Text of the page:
Bangalore-based Infosys announced Monday it will buy U.K.-based
for 407.1 million pounds, or $753.1 million in cash. The deal is expected to close in November.
American Depositary Shares of Infosys were down $1.37, or 3.3%, to $40.19 in recent trading.
Axon, which has been growing lately by acquisition of small U.S.-based consulting firms, adds an estimated 2,000 employees to Infosys's SAP consulting practice.
Traditionally, integration of
business applications was Infosys' key focus, according to Eugene Zakharov, analyst with Technology Business Research.
Infosys has some 3,500 consultants on the Oracle side, he says. It also has a smaller, standalone SAP practice.
But significant and fast-growing demand for SAP applications has spurred Infosys to add to its capabilities, Zakharov adds.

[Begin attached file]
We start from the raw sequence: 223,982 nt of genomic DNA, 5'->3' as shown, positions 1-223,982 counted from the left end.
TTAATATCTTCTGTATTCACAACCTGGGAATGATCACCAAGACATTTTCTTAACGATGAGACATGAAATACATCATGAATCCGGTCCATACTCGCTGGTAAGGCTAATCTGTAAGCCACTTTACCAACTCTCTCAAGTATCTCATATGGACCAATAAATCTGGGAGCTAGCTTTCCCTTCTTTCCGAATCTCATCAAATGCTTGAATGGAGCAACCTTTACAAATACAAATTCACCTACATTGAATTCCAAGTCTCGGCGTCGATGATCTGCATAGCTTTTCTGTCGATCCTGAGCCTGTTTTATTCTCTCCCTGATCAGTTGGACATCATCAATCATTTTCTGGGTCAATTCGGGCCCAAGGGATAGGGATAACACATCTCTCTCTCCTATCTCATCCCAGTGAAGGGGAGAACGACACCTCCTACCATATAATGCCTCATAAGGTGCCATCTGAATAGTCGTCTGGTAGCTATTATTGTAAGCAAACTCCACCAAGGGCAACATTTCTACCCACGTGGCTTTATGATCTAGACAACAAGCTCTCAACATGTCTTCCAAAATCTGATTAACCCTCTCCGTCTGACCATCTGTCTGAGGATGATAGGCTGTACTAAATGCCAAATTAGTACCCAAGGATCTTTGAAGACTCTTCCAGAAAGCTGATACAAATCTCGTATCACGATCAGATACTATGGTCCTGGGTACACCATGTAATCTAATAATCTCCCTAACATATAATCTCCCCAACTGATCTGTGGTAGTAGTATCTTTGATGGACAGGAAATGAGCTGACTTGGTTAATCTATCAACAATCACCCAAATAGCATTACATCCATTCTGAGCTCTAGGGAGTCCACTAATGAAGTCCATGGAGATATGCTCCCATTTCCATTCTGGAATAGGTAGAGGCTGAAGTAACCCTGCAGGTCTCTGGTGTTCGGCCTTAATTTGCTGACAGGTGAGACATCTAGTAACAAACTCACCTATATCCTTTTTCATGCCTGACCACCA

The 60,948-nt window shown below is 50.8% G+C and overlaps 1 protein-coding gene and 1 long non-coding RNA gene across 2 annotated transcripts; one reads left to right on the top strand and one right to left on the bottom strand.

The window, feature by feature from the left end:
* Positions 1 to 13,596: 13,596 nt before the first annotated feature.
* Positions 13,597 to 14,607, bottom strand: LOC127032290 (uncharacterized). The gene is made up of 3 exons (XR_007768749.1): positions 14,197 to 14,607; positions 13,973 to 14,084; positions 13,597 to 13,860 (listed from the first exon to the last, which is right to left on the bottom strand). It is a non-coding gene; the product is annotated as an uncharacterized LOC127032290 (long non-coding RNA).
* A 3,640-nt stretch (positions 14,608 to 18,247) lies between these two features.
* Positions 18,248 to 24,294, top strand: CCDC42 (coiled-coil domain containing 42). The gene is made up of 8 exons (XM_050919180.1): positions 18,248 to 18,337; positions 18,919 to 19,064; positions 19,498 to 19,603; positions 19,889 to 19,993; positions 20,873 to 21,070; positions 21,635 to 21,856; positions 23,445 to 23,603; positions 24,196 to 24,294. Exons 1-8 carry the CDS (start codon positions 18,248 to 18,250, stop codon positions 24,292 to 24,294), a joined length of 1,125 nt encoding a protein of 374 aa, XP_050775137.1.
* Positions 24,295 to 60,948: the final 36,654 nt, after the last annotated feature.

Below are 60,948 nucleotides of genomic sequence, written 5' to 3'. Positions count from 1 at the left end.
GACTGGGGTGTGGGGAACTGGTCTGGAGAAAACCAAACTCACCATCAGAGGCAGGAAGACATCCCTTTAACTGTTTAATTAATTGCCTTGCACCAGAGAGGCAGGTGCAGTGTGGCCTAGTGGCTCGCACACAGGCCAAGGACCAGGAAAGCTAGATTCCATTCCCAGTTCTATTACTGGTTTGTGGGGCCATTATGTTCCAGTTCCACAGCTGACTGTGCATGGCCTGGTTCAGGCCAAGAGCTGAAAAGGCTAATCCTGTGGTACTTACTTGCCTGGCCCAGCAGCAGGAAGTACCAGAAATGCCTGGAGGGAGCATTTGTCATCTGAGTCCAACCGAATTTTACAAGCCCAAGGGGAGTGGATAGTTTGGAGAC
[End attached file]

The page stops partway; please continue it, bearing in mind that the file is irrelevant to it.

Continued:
Axon's strong suit has been building expertise in verticals such as travel, utilities, and chemicals and high-tech manufacturing -- industries complementary to those where SAP has focused, says Alex Soejarto, analyst with Gartner.
This acquisition in the consulting space helps the company provide more local consulting capability in those regions where Axon has created a presence, including the U.S., Soejarto says.
In 2007, Axon posted a profit of $37.4 million on revenue of $378.3 million. Infosys had revenue of $4.2 billion for the year ended in March.
The acquisition is unusual for Infosys, which has been "historically thoroughly conservative with their acquisitions," notes Zakharov. Its largest prior deal was for about $250 million.
"It's a good development for Infosys," Zakharov says. "It's been eyeing the European market for a long time. They've been moving up the value chain."
The acquisition of Axon will enable Infosys to differentiate itself against competitors in Europe, he says. "It also will be a stronger threat to the likes of
global services or